The debate over Apple refusing to comply with a court order to break the encryption of the iPhone used by terrorist Syed Farook is not nearly as simplistic as it is being made out to be by the media. It is quickly turning into a debate over the protections afforded by the Fourth Amendment and, in this case, Apple is correct.
“We have great respect for the professionals at the FBI, and we believe their intentions are good,” said Tim Cook, CEO of Apple, in a statement. “Up to this point, we have done everything that is both within our power and within the law to help them. But now the U.S. government has asked us for something we simply do not have, and something we consider too dangerous to create. They have asked us to build a backdoor to the iPhone.”
The government wants a program that can break the encryption of any iPhone, not just the San Bernardino killers, and Apple is holding the line here. In the past, Apple has helped break encryption, but the difference here is, that – in this case – the government wants the program to do so. Not just Apple’s assistance, but a real, physical tool to break the encryption on this phone and on phones in the future.
The courts have upheld that information on a cell phone is protected by the Fourth Amendment, the one that states, “the right of the people to be secure in their persons, houses, papers, and effects, against unreasonable searches and seizures, shall not be violated, and no Warrants shall issue, but upon probable cause, supported by Oath or affirmation, and particularly describing the place to be searched, and the persons or things to be seized.”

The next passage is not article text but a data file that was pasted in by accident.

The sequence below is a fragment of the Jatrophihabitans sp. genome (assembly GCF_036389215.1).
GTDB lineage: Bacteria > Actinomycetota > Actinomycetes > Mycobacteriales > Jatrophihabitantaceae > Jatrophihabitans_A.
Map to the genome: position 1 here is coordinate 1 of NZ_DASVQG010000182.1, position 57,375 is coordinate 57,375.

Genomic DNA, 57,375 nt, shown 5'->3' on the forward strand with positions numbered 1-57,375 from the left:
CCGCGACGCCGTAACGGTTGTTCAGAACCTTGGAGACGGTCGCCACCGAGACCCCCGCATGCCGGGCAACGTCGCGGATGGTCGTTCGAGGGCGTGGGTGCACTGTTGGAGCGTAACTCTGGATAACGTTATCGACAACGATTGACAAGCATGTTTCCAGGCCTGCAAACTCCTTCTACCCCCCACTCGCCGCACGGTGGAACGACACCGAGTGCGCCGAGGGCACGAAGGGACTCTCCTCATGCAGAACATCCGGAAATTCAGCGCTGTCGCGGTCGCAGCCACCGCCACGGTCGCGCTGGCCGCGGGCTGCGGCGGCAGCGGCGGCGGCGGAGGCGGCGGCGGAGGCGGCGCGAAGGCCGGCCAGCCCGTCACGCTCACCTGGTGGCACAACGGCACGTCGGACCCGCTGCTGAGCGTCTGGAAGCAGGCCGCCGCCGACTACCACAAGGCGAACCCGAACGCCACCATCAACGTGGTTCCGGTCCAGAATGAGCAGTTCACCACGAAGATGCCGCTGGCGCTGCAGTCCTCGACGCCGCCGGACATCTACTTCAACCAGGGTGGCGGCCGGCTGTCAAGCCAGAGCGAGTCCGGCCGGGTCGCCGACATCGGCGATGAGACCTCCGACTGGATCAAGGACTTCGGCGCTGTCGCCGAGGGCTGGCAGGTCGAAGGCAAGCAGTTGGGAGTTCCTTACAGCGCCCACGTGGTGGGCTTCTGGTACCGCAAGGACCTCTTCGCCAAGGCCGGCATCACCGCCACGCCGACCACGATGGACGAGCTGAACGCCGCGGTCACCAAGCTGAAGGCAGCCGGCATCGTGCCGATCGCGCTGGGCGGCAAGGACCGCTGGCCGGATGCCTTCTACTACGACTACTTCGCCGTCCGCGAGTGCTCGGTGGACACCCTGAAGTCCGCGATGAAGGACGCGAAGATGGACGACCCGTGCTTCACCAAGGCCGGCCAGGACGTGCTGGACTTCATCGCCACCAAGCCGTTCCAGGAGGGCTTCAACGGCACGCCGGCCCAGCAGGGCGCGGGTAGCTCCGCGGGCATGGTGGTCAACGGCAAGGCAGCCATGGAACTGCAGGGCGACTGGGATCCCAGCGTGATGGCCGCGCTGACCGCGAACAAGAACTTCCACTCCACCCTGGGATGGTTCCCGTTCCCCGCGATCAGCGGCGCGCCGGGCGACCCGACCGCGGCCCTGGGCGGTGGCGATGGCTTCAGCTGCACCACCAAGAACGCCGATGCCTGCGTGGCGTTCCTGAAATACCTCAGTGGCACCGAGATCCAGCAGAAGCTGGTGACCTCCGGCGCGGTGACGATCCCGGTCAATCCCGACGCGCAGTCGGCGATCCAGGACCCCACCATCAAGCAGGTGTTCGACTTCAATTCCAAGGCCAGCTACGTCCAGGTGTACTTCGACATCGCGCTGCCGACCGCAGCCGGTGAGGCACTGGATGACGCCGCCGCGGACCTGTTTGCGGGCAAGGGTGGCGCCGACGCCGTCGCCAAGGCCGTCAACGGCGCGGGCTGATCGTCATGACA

After the excesses of the Patriot Act and the government surveillance exposed by Edward Snowden – whether you consider him a traitor or a whistleblower – U.S. citizens should be very concerned about government intrusion into their privacy. Apple has picked an unpopular subject for their stand – most people, myself included, believe that if there is information on Farook’s cellphone that could help prevent another terrorist attack it should be given to the FBI – but it is one that has to be made.
Helping to break encryption, on a one-by-one basis, is no worse than getting a warrant for tapping a telephone line. But giving the FBI a tool that could be used to break all iPhone encryption is a vast intrusion into our privacy rights and should be opposed, no matter what Donald Trump says.
Disclaimer: The content in this article is the opinion of the writer and does not necessarily reflect the policies or opinions of US Patriot Tactical.